Ireland’s cricketing relationship with the United States is a long one, dating back almost 150 years, and was revived once more in Fort Lauderdale this week.

American was very strong in the 19th century and at one stage they were expected to be the fourth Test nation after England, Australia and South Africa. But for many reasons, including the rise of baseball, the sport went into steep decline.

In 1879 Ireland visited Philadelphia, the heartland of US cricket, and lost a two-day match on Staten Island by an innings. Horace Brougham wrote a book about the tour – now very rare, a copy recently sold for over €4,500 – which detailed their matches and travels.

The players met black people for the first time, as Brougham described in the abhorrent language of his time: ‘The waiters were all n******s, as black as coal. They were fine-looking men and once we found that the black of their hands did not come off on the plates – a feeling that was strong amongst us at first – we agreed that n******s were excellent servants.’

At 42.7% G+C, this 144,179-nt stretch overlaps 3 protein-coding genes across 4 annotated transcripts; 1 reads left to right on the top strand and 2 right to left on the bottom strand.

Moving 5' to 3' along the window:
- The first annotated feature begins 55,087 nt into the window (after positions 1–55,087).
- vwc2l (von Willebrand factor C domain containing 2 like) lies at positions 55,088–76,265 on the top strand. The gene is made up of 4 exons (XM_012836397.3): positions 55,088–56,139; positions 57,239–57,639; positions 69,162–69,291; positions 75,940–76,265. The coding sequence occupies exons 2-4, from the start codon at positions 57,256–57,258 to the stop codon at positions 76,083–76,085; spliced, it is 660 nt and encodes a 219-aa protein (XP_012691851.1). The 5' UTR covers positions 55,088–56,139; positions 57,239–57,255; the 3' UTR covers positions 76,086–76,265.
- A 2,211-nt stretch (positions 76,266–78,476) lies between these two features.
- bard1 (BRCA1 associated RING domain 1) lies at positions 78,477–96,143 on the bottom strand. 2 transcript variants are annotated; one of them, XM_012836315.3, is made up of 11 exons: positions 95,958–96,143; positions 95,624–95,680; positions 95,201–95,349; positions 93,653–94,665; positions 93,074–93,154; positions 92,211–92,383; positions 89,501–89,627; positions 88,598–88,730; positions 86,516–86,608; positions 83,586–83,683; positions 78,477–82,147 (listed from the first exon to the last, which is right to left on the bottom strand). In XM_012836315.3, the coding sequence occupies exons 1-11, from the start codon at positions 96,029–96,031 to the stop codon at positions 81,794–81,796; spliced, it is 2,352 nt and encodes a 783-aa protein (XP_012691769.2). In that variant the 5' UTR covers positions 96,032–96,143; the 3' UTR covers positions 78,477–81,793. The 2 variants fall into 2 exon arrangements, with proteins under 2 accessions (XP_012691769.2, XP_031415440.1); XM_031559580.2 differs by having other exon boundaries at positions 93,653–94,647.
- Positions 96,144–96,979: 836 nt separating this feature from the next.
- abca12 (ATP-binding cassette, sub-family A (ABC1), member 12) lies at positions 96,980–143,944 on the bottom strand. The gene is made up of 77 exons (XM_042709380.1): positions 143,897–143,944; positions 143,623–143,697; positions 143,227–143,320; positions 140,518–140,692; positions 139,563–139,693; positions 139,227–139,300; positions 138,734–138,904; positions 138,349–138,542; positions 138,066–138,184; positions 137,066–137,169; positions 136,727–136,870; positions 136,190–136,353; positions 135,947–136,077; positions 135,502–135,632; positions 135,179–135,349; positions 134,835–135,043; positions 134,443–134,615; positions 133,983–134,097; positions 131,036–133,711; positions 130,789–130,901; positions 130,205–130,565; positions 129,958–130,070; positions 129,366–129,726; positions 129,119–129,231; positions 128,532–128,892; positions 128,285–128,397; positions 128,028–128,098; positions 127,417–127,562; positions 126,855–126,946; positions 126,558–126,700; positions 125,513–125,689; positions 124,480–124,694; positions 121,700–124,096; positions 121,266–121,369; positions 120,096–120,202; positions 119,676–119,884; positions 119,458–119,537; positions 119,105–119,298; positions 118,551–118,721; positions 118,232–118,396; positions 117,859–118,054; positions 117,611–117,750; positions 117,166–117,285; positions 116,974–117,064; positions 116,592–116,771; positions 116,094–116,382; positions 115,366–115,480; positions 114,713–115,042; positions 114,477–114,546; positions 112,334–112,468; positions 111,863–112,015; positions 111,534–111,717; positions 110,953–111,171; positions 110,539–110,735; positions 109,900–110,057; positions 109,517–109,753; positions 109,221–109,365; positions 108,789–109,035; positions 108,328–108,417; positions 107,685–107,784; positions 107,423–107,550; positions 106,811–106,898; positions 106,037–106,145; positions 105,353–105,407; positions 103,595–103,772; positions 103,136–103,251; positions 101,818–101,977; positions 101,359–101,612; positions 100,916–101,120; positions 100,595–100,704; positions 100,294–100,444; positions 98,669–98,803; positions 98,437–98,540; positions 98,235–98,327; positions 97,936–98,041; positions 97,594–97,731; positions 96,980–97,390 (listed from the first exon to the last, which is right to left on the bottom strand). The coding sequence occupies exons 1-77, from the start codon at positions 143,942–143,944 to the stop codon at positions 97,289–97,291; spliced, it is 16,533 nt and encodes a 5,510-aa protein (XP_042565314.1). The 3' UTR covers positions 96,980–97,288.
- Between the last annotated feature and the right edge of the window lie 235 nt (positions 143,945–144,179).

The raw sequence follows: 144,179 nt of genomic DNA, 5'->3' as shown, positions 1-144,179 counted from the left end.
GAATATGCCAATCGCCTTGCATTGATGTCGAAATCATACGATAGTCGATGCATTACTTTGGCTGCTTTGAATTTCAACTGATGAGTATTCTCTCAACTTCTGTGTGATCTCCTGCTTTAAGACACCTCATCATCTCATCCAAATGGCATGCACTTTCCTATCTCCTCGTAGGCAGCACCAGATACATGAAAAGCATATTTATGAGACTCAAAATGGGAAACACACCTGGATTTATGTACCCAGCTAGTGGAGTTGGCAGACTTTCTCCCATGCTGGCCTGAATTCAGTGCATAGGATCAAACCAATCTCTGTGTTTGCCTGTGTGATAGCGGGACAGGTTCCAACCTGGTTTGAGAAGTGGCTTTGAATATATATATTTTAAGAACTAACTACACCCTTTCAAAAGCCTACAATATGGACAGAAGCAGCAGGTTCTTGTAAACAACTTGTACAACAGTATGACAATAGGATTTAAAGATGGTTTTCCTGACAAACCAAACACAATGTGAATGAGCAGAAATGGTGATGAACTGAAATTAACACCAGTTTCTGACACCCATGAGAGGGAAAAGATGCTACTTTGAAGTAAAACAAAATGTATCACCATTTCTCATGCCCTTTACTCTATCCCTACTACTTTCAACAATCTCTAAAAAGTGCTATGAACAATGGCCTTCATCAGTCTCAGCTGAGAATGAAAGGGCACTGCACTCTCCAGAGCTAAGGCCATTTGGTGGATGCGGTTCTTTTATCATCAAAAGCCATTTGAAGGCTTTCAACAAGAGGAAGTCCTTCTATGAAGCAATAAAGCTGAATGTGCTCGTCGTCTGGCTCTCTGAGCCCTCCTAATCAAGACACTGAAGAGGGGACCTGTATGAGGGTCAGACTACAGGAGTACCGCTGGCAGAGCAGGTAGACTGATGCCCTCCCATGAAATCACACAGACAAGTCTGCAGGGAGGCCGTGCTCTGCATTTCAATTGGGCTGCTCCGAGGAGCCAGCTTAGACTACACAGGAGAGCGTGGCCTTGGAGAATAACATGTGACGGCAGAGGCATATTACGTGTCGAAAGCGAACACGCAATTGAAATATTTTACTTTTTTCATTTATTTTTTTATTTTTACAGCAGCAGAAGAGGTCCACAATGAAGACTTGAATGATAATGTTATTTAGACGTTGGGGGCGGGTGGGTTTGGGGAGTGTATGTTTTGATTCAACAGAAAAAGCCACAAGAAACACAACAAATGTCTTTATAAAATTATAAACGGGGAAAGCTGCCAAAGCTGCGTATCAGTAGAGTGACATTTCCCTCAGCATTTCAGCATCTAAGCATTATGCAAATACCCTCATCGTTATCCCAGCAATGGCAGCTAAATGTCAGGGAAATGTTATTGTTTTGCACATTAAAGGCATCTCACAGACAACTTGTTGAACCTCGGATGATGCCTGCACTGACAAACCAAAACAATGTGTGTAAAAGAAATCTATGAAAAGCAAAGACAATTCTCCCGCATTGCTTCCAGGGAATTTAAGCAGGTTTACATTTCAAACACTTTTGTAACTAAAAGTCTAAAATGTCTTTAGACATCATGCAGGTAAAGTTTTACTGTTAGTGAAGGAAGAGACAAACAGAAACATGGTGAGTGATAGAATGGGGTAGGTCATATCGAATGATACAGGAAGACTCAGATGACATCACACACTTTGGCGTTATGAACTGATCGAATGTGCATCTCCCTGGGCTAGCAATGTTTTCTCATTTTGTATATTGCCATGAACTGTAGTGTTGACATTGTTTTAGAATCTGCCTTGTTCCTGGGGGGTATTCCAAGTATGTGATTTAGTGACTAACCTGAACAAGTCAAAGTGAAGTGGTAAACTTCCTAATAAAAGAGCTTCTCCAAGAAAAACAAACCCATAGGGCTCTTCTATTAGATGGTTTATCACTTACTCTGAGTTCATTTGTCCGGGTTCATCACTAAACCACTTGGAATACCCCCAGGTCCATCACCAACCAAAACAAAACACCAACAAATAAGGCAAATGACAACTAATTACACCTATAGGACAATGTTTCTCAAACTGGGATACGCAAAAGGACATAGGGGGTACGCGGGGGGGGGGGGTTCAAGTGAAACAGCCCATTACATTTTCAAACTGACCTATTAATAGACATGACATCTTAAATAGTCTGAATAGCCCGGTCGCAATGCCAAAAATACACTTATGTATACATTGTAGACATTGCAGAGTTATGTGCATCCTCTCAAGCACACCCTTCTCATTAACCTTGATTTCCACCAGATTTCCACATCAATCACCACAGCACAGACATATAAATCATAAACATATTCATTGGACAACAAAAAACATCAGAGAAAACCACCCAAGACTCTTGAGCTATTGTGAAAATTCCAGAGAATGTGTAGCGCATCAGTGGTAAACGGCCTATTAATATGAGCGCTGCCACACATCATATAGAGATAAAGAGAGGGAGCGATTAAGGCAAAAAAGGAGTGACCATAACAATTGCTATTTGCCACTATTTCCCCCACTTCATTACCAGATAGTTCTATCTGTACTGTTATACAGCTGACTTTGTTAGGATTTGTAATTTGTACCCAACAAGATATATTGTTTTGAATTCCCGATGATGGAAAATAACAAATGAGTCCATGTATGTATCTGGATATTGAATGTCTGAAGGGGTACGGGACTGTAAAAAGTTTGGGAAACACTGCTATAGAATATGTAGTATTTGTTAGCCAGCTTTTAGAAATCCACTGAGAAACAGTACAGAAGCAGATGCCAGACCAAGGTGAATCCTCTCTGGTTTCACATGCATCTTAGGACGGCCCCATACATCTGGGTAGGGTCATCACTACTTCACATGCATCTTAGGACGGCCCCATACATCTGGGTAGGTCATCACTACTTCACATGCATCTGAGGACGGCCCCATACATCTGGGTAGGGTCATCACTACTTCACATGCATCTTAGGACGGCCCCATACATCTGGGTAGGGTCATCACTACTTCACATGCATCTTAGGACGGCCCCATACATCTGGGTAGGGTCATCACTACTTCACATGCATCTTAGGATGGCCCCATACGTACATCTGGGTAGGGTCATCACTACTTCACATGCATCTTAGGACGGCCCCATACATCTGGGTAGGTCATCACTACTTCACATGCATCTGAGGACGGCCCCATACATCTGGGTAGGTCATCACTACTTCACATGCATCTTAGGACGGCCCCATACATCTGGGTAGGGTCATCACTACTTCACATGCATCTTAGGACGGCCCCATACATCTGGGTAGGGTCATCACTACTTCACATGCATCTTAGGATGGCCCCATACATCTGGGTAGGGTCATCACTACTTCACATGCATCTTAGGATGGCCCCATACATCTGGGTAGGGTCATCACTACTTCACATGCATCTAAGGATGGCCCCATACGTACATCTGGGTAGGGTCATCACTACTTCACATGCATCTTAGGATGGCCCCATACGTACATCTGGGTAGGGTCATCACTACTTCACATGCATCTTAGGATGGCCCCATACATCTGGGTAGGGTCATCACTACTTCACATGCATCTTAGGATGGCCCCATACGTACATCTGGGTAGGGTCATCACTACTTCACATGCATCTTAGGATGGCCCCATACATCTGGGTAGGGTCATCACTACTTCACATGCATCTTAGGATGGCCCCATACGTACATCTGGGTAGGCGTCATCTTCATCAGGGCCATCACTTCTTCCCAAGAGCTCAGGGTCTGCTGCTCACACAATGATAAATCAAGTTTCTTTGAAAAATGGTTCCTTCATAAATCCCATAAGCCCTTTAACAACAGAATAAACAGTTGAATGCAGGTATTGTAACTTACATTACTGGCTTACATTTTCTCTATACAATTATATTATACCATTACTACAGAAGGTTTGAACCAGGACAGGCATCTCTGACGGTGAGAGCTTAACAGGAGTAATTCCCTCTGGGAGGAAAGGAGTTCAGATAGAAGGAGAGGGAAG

The tourists were not impressed by Niagara Falls – ‘arra, sure why wouldn’t it fall, what’s to hinder it?’, one asked – but when they bowled out Central New York for 16 the Daily Courier reported that ‘the Irish cricketers gave the American what Paddy gave the drum – a bad beating.'

Ireland visited the US more often than anywhere except Britain until very recent times, returning in 1888, 1892, 1909, 1973 and 2021.